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How Many Products Should You Sell?

Samantha Sambile, the owner of Love Batter, recently posted this question on a Facebook group:

How many items did you have in your menu when you first started out? I want make it so that I have enough items for variety and options but also want to make sure I don’t get in over my head since it’s is my first time running my own bakery business.

One mistake startups often make is offering customers too many choices. Initially this may seem backwards and unintuitive… wouldn’t you sell more if you had more to offer customers? Not necessarily.

It’s easy to get carried away with recipe variations, and when I’m running my business, I often have to remind myself that “just because you can, doesn’t mean you should”. Let’s explore some of the major downsides of offering lots of choices:

1) “The jack of all trades is the master of none”

Imagine you’re craving a really good cupcake. As you drive down the street, you see a generic bakery that sells breads, cakes, cupcakes, donuts, pretzels, etc. Then you see a cupcakery right next to it. Which one will get your business? Which one can charge more for a cupcake?

If someone wants choices, they can go to a grocery store. If someone wants the best, they can go to you!

2) Analysis Paralysis

Research has shown that the more choices someone faces, the less likely they are to make a decision. There are times when I go to a restaurant, and there are so many things on the menu that I have no idea what to choose. I might even ask the server “What do you recommend?” to help me decide!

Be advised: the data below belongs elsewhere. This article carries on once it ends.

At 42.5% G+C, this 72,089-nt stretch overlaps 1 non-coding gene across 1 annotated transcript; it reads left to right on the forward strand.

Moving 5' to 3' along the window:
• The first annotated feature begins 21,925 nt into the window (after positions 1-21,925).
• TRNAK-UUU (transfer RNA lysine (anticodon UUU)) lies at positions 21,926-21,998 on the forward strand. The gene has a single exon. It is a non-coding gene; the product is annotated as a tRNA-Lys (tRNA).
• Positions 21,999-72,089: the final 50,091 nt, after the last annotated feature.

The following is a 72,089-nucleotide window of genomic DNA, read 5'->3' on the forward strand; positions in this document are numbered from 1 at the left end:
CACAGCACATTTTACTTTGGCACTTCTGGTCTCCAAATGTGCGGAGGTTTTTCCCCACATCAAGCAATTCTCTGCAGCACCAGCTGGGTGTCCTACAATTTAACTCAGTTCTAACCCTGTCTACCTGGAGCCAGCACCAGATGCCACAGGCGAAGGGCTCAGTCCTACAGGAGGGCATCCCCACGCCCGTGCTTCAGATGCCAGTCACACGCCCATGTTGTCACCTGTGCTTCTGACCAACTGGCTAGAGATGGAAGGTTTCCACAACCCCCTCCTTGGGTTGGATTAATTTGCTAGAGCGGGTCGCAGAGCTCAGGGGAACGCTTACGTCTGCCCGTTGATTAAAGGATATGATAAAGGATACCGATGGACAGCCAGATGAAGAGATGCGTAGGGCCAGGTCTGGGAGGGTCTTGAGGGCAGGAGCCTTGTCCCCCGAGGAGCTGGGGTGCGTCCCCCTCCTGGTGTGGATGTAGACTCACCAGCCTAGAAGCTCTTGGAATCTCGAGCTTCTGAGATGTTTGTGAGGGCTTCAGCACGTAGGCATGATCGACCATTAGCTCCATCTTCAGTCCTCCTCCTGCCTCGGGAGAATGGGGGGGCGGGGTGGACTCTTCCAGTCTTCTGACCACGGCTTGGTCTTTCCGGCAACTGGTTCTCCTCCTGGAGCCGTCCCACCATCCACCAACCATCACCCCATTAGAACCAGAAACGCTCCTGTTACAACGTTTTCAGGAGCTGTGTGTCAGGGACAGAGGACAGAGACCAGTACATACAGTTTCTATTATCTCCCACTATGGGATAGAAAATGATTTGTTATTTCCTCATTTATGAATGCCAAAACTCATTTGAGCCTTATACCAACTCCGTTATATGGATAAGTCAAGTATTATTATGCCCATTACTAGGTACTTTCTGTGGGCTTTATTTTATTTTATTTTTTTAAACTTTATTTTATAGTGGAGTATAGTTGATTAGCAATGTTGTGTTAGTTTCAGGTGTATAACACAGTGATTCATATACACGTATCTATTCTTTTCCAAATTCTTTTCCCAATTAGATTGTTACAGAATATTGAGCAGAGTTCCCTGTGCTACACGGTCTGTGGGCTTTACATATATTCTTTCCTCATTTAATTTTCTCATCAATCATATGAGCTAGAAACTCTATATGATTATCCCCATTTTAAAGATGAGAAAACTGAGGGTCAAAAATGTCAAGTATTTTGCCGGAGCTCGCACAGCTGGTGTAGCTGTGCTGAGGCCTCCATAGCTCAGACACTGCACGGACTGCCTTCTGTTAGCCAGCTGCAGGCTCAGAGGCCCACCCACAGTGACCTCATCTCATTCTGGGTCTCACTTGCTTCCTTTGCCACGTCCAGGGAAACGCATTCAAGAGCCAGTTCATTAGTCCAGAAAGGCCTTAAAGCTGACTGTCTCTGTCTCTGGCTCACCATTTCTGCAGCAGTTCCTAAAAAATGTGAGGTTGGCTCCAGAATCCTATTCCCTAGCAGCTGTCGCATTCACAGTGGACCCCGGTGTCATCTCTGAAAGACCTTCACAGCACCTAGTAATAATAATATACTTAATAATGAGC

Do your customers (and yourself) a favor by making decisions for them.

3) Bearing A Burden

It’s a lot more complicated, time-consuming, and expensive to offer lots of different products. This is especially true if you’re selling at a market: the more products you have, the longer it takes to prepare for the market and the greater the chances of having unsold inventory at the end of the day. But even if you do everything made-to-order, keeping all of the ingredients on-hand and dealing with switching costs can still be a hassle.

The Balancing Act

Of course, it’s also possible to not have enough choices. Coming to a market with only one product would probably not be a great idea. There is usually some equilibrium point where removing or adding options will decrease sales.

Generally, I think starting with fewer options is particularly important for new businesses. Some well-established ones may have the resources to be able to successfully offer many options, but many of the success stories I hear are from CFOs who find one or two things that work well, and then they hone in on those.

What Do You Think?

Do you agree that fewer choices is the way to go? Do you have any stories about making decisions for customers? Do you have any questions? I’d love to hear them in the comments below.

P.S. — That image above is from a grocery store in Chiang Mai, Thailand. I never knew so many options for cooking oil existed! Needless to say, I had no idea which one to choose.

P.P.S. — Do you have a question about the cottage food industry, entrepreneurship, marketing, venues, etc.? It just might be the inspiration for my next post! Send your question by using our contact us page — if I answer it, I’ll mention you and add a link to your website (with your permission, of course).